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Title:Probabilistic risk assessment of railroad train adjacent track accidents
Author(s):Lin, Chen-Yu
Director of Research:Barkan, Christopher P.L.
Doctoral Committee Chair(s):Barkan, Christopher P.L.
Doctoral Committee Member(s):Work, Daniel B.; Mohaghegh, Zahra; Saat, Rapik
Department / Program:Civil & Environmental Eng
Discipline:Civil Engineering
Degree Granting Institution:University of Illinois at Urbana-Champaign
Degree:Ph.D.
Genre:Dissertation
Subject(s):Railroad
Safety
Risk Analysis
Shared-use Rail Corridors
Abstract:Growth in passenger traffic on rail corridors shared with freight trains, and expanded rail transport of hazardous materials have both increased the imperative to understand the factors affecting railway transportation safety and risk. A source of risk that has received relatively little attention are railroad train accidents that may cause collisions with trains operating on adjacent tracks. These adjacent track accidents (ATAs) occur when one train derails in multiple-track territory and its equipment or lading intrudes onto an adjacent track and strikes, or is struck by, another train operating on that track. This dissertation develops data and a formal analytical framework to evaluate the risk of ATAs. Using Probabilistic Risk Assessment methodologies such as Fault Tree Analysis, an ATA is divided into its three principal constituent events: the initial train derailment, the intrusion of derailed rail vehicles onto an adjacent track, and the presence of another train on that track that may collide with the intruding equipment. The probability of each event is assessed, the factors affecting those probabilities are identified, their effects are investigated and discussed, and a formal qualitative and quantitative framework is developed into a comprehensive probability assessment model for ATA occurrences. Particular attention is given to passenger trains because of their expanded operation on shared-use rail corridors (SRCs) with freight train traffic and consequent exposure to ATA risk. Passenger train accidents are analyzed and the important factors contributing to their frequency and consequences investigated. Derailments and collisions were analyzed to identify and quantify accident causes that have higher frequency and/or severity in terms of casualties to onboard passengers and crew. Factors affecting train intrusion probability including track center spacing, track alignment, train speed, adjacent structures, elevation differential, and presence of intrusion barriers or containment systems are identified and their effects on intrusion probability investigated. These factors serve as important elements in developing a comprehensive ATA probability assessment model. A semi-quantitative model is developed as a screening-level risk assessment tool for ATAs, accounting for factors affecting the probabilities of the initial train derailment, the intrusion of derailed vehicles onto an adjacent track, and the presence of another train on the adjacent track. A quantitative model is developed to estimate the probability of train presence on an adjacent track when and where a train intrusion occurs, which is affected by the frequency and operational characteristics of train traffic on both lines. This model also estimates the probability of an adjacent track collision based on traffic control, intrusion prevention or warning systems, point of derailment, train braking capability, and other factors. The ATA probability assessment framework results in the development of the Adjacent Track Accident Probability Assessment Model (ATAPAM). The ATAPAM provides a step-by-step procedure to assess the probability of ATAs in both quantitative and qualitative forms. The probability of an ATA on a multiple-track segment is evaluated with a qualitative risk indicator showing additional intrusion risk. A case study of the application of ATAPAM on a hypothetical SRC is presented. The ATAPAM can be used as a tool in a decision analysis framework in which risk mitigation strategies for ATAs can be evaluated based on their effectiveness, implementation cost, and constraints such as budget and other resources.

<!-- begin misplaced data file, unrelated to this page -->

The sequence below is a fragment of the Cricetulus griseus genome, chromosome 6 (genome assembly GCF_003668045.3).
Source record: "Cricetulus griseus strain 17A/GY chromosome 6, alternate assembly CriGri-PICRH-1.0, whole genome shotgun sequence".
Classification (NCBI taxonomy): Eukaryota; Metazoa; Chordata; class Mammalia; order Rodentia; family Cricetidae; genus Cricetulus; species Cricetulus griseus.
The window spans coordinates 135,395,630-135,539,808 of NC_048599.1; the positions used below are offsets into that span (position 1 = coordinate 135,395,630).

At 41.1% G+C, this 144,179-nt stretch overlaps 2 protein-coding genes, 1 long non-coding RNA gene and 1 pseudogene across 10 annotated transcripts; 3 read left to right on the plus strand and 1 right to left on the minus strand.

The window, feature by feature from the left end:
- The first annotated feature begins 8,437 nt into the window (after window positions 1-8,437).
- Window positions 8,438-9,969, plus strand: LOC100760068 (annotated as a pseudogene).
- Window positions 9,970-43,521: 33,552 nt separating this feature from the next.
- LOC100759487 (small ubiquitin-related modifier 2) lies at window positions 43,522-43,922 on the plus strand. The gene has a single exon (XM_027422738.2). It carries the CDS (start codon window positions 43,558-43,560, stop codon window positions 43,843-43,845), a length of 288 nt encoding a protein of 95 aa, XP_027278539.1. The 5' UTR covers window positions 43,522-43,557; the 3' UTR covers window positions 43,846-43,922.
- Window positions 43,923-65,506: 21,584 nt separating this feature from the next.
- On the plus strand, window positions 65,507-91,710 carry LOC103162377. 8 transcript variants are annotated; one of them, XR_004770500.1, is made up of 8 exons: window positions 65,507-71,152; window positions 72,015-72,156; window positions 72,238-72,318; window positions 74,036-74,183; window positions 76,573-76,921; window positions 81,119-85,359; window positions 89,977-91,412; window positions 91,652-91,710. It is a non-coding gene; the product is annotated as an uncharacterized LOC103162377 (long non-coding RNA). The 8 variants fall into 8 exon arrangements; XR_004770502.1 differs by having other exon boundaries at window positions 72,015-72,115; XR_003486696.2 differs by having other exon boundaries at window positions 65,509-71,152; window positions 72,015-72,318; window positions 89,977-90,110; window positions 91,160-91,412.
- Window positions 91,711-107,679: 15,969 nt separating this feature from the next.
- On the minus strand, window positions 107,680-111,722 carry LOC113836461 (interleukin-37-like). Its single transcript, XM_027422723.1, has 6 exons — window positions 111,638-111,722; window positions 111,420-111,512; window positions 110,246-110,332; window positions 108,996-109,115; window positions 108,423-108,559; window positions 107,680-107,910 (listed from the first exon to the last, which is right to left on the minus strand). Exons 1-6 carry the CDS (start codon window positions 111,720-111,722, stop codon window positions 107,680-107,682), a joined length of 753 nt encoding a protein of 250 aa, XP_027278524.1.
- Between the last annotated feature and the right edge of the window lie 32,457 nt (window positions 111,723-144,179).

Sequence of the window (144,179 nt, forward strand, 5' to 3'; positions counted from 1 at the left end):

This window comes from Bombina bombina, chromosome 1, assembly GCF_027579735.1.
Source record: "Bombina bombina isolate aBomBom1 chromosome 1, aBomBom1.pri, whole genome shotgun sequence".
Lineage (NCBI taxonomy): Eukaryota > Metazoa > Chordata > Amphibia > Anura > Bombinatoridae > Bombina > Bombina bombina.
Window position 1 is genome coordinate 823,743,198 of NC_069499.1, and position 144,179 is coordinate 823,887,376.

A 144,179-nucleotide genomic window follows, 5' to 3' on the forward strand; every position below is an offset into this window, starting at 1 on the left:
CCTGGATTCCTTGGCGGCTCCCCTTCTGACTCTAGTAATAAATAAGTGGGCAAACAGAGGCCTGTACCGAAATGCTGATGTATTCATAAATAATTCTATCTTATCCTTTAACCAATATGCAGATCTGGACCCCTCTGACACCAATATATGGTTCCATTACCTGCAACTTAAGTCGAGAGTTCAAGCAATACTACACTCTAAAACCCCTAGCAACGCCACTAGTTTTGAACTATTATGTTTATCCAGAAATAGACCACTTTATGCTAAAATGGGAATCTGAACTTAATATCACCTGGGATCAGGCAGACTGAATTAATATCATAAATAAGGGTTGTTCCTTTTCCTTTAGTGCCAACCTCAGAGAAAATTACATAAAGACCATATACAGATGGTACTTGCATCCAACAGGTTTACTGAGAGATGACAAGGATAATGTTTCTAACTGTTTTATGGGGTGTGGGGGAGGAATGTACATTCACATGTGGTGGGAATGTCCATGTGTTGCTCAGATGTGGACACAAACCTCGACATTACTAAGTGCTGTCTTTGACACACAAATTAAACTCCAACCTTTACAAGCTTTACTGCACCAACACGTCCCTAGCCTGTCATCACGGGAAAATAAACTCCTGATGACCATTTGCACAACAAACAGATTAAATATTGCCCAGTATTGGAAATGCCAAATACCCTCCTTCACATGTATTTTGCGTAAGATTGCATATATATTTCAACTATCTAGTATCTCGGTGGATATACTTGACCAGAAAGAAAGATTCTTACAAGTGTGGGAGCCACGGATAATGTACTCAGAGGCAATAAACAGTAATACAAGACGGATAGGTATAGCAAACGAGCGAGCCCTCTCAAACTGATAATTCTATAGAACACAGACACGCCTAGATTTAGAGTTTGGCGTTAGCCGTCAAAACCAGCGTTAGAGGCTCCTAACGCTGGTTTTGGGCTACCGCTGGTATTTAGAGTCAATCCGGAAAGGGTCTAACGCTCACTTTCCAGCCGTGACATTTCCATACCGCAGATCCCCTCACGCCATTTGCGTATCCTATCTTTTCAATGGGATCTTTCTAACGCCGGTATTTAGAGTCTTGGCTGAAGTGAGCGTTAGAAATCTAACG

Issue Date:2019-04-17
Type:Text
URI:http://hdl.handle.net/2142/105213
Rights Information:Copyright 2019 Chen-Yu Lin
Date Available in IDEALS:2019-08-23
Date Deposited:2019-05


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